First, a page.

Early in the set, Stewart provided his philosophy of songwriting: “Write about topics no one else writes about, use words no one else uses and you won’t sound like any of the thousands of other singer/songwriters out there.” The evening’s song selection was proof positive that following that philosophy has served Stewart well. And he even admitted that sometimes he ‘gets lazy and sloppy and ends up with a hit’ when introducing ‘Time Passages.’

Throughout the 90 minute show, Stewart told very funny stories about his songs (Who knew that the song ‘Broadway Hotel’ focused on sex, a suicidal woman and cheeseburgers?) and offered tight acoustic renditions of his songs. It made for a very memorable evening and a performance I felt very fortunate to witness.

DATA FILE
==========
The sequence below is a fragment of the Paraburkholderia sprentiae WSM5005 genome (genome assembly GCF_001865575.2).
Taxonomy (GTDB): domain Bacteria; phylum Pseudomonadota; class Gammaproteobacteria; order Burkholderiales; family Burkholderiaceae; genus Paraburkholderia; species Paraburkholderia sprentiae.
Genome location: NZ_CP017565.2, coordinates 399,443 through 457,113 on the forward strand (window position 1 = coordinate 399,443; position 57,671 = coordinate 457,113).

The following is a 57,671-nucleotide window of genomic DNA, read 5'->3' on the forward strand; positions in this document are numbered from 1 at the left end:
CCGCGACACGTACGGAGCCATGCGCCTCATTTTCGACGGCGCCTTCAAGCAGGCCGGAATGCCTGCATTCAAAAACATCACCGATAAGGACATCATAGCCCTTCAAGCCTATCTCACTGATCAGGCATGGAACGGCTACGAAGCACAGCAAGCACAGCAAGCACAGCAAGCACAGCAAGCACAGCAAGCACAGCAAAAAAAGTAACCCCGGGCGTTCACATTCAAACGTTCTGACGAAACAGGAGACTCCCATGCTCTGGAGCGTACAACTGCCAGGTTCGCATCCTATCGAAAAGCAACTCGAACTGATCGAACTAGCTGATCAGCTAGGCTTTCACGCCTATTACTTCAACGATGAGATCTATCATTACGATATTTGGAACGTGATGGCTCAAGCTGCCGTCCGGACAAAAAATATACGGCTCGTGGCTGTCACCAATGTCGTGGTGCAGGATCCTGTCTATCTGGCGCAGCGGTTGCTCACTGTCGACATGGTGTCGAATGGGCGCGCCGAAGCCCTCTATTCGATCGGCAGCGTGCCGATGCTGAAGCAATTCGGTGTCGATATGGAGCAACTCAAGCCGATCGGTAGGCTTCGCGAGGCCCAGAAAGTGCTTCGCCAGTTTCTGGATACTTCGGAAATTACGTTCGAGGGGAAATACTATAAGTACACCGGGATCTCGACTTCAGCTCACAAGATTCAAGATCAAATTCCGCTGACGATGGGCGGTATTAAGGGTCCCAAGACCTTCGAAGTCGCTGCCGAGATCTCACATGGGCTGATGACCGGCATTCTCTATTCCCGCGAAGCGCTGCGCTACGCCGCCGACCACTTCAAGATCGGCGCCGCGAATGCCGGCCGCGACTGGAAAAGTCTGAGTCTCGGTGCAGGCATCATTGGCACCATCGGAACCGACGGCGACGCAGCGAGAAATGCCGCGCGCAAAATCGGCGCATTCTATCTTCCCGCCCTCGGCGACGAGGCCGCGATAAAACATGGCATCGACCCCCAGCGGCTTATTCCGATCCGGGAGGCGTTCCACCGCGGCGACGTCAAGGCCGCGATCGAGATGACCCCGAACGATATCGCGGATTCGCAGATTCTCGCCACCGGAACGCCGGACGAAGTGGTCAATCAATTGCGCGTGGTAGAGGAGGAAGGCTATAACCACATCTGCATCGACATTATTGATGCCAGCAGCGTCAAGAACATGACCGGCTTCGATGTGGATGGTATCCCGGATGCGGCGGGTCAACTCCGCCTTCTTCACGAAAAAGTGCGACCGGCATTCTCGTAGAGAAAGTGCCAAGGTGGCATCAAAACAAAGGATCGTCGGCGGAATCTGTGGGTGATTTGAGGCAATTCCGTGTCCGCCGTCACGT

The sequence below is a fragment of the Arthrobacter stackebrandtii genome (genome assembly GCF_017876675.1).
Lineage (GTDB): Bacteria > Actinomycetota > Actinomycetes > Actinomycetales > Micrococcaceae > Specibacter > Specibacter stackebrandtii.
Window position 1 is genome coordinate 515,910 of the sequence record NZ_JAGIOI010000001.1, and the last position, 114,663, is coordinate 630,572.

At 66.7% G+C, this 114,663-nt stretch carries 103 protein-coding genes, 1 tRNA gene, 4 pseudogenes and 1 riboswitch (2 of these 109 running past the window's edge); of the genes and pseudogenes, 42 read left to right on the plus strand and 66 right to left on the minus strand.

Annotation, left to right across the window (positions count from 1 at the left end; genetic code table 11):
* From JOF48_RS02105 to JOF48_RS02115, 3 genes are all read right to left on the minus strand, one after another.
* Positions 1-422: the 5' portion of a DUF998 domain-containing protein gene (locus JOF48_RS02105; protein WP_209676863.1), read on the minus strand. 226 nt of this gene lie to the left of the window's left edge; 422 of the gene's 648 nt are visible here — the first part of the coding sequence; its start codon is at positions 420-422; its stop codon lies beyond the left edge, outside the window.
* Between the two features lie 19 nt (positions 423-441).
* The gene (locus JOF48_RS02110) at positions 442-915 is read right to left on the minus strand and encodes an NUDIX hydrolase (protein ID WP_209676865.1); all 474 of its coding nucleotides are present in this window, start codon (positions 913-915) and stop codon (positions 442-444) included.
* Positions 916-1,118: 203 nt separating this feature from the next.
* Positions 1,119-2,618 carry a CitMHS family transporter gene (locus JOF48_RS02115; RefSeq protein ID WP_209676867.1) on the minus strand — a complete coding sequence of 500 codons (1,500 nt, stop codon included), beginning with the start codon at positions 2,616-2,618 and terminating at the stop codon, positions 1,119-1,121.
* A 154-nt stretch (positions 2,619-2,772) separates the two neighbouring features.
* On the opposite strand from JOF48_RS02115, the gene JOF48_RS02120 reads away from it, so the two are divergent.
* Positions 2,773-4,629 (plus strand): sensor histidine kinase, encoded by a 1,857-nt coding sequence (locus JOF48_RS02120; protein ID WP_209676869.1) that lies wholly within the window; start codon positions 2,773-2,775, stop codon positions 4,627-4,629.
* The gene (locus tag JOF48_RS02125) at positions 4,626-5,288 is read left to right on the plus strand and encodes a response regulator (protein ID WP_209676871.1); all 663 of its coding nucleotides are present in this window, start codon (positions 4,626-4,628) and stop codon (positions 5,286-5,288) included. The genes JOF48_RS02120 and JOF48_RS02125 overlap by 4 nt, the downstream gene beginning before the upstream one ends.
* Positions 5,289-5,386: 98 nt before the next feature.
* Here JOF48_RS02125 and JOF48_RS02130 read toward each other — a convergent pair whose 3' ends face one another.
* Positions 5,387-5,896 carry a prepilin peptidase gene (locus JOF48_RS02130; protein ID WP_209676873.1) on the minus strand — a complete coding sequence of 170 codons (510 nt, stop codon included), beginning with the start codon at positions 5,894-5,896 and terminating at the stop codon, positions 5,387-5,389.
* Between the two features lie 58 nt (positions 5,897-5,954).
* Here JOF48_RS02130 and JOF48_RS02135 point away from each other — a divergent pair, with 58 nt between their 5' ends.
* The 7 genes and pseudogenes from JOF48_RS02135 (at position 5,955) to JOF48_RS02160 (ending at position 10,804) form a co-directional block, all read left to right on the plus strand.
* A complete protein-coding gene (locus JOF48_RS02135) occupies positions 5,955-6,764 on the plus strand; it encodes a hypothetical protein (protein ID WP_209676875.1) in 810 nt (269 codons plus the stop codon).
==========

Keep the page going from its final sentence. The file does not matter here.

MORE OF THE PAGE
With the synthesizer and saxophone stripped away, Stewart’s songs resemble the story songs of Harry Chapin and John Prine, albeit from Stewart’s unusual point of view. If you only know Al Stewart from ‘Year of the Cat’ or ‘Time Passages’, I highly recommend finding a copy of ‘Past Present and Future’ from 1973 or ‘Sparks of Ancient Light’ from 2008; both are primarily acoustic albums with only a bit of synth on the former album, and I think both records are good starting points for those that wish to explore the wonderful stories of a very underrated songwriter.

Photo by Dana Kisr

Photo by Dana Kiser

House of Clocks
Flying Sorcery
Palace of Versailles
Arrows & Targets
On the Border
Last Train to Munich
Time Passages

Set Two
Warren Harding
One Stage Before
Midas Shadow
[song I didn’t recognize]
Broadway Hotel
Year of the Cat

End of the Day


Thank you for reading, and thanks as always to Dana for sharing this show with me.